For years now, city leaders have pushed for a $1.2 billion new airport terminal, first proposed by former Aviation Department administrator Mark VanLoh. Taxpayers, reluctant to risk the airport’s unparalleled convenience, have been unwilling to support the proposal. Though Mayor James has said that “doing nothing is not an option,” given the lack of public support and scant business interest in leading a campaign, nothing is exactly what the City is doing.
Mind you, doing nothing is not bad. The Aviation Department is getting on with normal maintenance and airlines have increased flights despite saying they could not or would not do so without a new terminal. A visit to the airport’s news web page shows notices of increased traffic and expanded service despite the lack of agreement on a new terminal. Yet City leaders are adamant about the VanLoh Plan and nothing else, barely even considering the less costly Crawford Plan for the terminals.
During the presidential campaign, Donald Trump included airports in his list of badly needed infrastructure improvements. He has suggested privatizing some roads and bridges, and recently the Cato Institute published a piece on privatizing U.S. airports, in which they wrote,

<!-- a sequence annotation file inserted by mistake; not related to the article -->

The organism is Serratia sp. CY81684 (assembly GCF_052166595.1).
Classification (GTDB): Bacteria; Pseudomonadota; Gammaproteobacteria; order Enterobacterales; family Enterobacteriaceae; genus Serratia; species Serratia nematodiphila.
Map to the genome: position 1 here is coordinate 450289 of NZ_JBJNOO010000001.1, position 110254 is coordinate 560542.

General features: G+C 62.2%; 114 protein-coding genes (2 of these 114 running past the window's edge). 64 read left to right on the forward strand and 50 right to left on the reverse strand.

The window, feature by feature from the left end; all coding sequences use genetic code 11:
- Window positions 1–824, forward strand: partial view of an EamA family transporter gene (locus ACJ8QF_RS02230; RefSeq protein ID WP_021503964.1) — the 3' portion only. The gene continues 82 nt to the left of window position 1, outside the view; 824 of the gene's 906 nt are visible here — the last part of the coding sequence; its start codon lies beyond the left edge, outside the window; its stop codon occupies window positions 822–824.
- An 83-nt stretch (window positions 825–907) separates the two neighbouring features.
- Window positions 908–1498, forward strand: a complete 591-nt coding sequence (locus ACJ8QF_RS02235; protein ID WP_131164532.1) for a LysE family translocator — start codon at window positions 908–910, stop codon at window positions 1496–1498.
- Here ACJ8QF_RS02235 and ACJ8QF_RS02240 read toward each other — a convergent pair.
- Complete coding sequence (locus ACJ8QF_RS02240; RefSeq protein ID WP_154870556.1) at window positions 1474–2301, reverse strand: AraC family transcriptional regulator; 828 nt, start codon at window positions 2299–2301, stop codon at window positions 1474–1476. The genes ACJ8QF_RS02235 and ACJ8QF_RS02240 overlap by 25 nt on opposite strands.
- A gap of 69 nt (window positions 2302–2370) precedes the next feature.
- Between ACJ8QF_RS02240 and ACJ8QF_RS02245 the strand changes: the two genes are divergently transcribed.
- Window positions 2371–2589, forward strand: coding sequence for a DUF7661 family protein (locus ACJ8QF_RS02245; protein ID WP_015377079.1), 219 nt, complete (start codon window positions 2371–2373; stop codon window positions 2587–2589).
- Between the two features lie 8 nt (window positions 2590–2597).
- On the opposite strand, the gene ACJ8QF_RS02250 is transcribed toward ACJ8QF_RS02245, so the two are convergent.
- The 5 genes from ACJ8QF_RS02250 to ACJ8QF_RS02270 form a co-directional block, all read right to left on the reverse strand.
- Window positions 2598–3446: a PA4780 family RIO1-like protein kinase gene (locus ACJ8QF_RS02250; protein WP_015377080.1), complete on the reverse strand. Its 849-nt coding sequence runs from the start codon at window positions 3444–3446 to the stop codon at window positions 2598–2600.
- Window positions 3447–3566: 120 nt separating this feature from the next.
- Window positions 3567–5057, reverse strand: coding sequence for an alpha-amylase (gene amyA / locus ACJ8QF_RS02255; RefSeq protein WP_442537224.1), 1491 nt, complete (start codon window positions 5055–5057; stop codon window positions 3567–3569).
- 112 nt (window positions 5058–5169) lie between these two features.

Airports should be self-funded by revenues from passengers, airlines, concessions, and other sources. Federal subsidies should be phased out, and state and local governments should privatize their airports to improve efficiency, competitiveness, and passenger benefits.
The entire piece is worth reading. After all, if the Aviation Department is as walled off from city finances as city leadership tells us (though not entirely), then what difference would it make if the airport was truly independent? If Kansas City business leaders want more and better amenities and the airlines share that desire, then maybe they should take on the task of running the airport themselves. Certainly, the discussion of privatization is upon us, and there is no reason Kansas Citians should not participate in it.